SANTA MONICA, Calif.--Earlier today, megapublisher Electronic Arts coyly released part of its upcoming game schedule, although it said that more would be revealed at the afternoon's press conference at the Fairmont Hotel's Starlight Room.
Alongside SimCity Societies for the PC, Valve's The Orange Box, Mercenaries 2: World In Flames, Crysis, Hellgate: London, and the new Simpsons game, there will be an as-yet-unnamed EA casual trivia game for the Nintendo Wii, and the introduction of several mainstream casual games for mobiles, handhelds, and the Wii.
Former Activision publishing boss Kathy Vrabeck, now head of EA's casual games division, will be one of the many executives stepping up on stage to show off the megapublisher's upcoming slate.
[2:03] The press conference room is starting to get quite crowded, and some people are having to stand at the back. A lot of coffee is being consumed.
[2:06] People have been told to turn cell phones, pagers, Blackberrys, and "anything else" off. We will be starting soon.
[2:09] As the Pink Panther theme is playing, a herd of gaming press is cramming into the hall, with some having to stand at the back. People are being urged to squeeze in next to each other so everyone can "enjoy" the presentation.
[2:12] The lights go down. A presentation starts to play, showing a montage of upcoming games, Harry Potter and the Order of the Phoenix, playground, mobiles, a Wii trivia game, and Boogie.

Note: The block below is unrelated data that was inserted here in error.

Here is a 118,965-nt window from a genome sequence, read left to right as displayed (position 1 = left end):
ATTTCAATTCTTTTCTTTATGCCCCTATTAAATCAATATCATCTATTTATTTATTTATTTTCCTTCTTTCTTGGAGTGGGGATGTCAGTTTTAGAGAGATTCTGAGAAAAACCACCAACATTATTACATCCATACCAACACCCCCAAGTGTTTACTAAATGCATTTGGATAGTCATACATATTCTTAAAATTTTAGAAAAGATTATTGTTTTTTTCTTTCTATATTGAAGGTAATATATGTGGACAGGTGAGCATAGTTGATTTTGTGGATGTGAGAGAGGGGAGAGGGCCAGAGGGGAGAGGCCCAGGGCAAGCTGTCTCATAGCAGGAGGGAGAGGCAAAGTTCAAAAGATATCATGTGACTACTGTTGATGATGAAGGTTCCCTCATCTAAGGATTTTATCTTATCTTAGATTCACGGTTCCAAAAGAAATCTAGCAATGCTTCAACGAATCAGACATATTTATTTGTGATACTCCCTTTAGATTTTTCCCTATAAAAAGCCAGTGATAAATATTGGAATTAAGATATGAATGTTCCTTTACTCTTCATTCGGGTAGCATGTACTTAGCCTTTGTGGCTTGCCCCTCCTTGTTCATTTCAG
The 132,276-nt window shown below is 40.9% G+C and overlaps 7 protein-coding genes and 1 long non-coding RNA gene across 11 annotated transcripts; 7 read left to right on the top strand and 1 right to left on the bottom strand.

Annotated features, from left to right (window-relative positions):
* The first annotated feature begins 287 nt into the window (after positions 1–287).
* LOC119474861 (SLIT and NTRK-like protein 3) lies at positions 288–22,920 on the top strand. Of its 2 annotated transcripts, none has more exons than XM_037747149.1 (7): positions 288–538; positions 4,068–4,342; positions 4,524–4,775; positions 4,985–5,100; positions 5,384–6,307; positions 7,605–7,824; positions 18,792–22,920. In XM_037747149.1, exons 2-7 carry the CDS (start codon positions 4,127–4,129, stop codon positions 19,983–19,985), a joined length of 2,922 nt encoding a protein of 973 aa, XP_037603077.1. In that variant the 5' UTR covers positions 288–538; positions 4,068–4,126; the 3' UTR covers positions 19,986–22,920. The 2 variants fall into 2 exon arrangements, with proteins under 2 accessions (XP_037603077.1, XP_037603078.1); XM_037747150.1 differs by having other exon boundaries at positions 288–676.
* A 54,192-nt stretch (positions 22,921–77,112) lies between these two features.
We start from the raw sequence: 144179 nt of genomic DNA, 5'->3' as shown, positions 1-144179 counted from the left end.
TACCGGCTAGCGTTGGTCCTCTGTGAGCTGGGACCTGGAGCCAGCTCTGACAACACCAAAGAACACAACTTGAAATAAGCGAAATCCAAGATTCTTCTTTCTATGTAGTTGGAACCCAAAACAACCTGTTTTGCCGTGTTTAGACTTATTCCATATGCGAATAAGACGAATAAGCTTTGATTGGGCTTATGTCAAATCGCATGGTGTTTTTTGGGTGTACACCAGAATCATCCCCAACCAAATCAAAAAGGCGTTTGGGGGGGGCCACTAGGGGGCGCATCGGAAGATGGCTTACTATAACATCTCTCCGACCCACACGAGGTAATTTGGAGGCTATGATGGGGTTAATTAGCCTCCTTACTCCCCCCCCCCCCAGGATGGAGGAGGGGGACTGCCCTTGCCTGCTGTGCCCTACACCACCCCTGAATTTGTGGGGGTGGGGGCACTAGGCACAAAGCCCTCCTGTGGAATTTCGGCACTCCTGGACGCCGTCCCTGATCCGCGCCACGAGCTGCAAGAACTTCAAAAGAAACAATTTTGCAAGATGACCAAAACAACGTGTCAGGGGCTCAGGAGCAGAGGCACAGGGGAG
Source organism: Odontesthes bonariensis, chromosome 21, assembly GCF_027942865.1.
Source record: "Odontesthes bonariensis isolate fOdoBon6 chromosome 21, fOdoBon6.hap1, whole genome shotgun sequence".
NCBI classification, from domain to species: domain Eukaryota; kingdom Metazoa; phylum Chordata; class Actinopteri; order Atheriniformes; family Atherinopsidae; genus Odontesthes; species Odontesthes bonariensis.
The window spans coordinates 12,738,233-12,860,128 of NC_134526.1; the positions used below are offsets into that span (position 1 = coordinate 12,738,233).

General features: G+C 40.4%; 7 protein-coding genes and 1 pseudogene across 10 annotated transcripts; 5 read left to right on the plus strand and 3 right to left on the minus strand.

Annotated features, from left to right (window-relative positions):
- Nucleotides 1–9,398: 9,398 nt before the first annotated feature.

[2:13] An exec takes to the stage and encourages the audience to visit the company's booth in the Barker Hangar to see the games there. She introduces Kathy Vrabeck, head of the company's casual game division.
[2:14] Vrabeck talks about the company's lofty goals, to get to the 2 billion consumers that are not gamers but the company thinks are out there "ready to game."
[2:15] She's been thinking about what's next for the gaming industry. She says the issue with casual entertainment is that its different business models, game sensibilities, and the like are different from those in core gaming.
[2:16] The company wants to "truly bring gaming to the masses," going after kids, middle-aged women, girls--anyone who doesn't self-identify as a traditional gamer.
[2:17] Casual is very much a multiplatform genre, she says. Consoles like the Wii and the DS handhelds are good because they are family friendly. EA will become the "clear leader" in casual gaming, Vrabeck vows.
[2:18] The first group at EA to get casual was Pogo.com, which has more than 6.5 million subscribers, half of whom are women over 30, and it will be coming to Asia soon.
[2:19] A short montage showing off Pogo.com.
[2:21] Now we're on to Boogie. We haven't really seen it until we have seen it in 3D, apparently. Time to get out the 3D glasses!
[2:22] Alan Tascan, general manager from EA Montreal, takes the stage, and picks a Boogie character--a big guy with spiky hair, wearing a pair of white underwear and a vest.
[2:23] He looks quite funny dancing across the stage. Someone calls out, "Work it baby!" and the audience cracks up.
[2:23] He's had enough now.
[2:24] No, he hasn't--he's going on to the singing part.
[2:25] He's singing "Dontcha" by the Pussycat Dolls. "Don't you wish your girlfriend was hot like me?" he asks the audience.
[2:25] Time to put on the glasses!
[2:26] This is one of the special effects in the game, you can play it in 3D. There are many others.
[2:28] Now onto EA Mobile. This is the quickest way to expand into the nongaming market, Vrabeck believes. Not everyone can afford a console, but almost everyone has a game-capable mobile.
[2:28] A montage shows EA mobile games Madden, Tetris, NBA Live 08, Bejeweled, and Nuclear Meltdown.
[2:29] EA Canada's Dave McCarthy, executive producer of the title, comes on stage to talk about EA Playground with an entourage.